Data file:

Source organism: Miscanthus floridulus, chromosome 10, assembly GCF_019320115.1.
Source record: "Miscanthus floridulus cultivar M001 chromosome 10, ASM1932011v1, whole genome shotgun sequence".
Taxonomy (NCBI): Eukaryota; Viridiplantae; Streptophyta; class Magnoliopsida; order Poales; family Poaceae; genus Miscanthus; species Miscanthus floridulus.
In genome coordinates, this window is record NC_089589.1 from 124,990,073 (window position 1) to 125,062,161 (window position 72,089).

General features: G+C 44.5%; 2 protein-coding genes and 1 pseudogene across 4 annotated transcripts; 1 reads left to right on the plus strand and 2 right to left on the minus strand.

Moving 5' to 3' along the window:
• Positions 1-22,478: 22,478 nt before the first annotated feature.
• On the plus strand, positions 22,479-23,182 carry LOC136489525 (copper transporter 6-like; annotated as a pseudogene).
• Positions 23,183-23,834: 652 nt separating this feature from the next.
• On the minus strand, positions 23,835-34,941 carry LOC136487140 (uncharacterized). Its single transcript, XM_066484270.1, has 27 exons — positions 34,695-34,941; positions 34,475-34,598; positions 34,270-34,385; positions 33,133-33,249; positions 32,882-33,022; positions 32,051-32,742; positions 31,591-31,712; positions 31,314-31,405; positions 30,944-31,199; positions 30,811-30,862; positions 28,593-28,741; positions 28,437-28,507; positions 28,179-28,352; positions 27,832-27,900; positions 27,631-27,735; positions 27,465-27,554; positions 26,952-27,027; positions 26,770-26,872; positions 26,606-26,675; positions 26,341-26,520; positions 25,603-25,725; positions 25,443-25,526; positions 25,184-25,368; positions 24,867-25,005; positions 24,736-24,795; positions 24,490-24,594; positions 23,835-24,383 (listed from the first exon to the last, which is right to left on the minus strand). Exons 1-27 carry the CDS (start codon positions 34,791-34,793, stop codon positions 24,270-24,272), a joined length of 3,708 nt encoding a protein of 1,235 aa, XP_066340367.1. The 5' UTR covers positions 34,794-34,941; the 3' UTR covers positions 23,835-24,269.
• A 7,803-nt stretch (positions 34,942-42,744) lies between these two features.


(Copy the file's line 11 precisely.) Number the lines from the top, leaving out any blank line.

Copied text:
• A 7,803-nt stretch (positions 34,942-42,744) lies between these two features.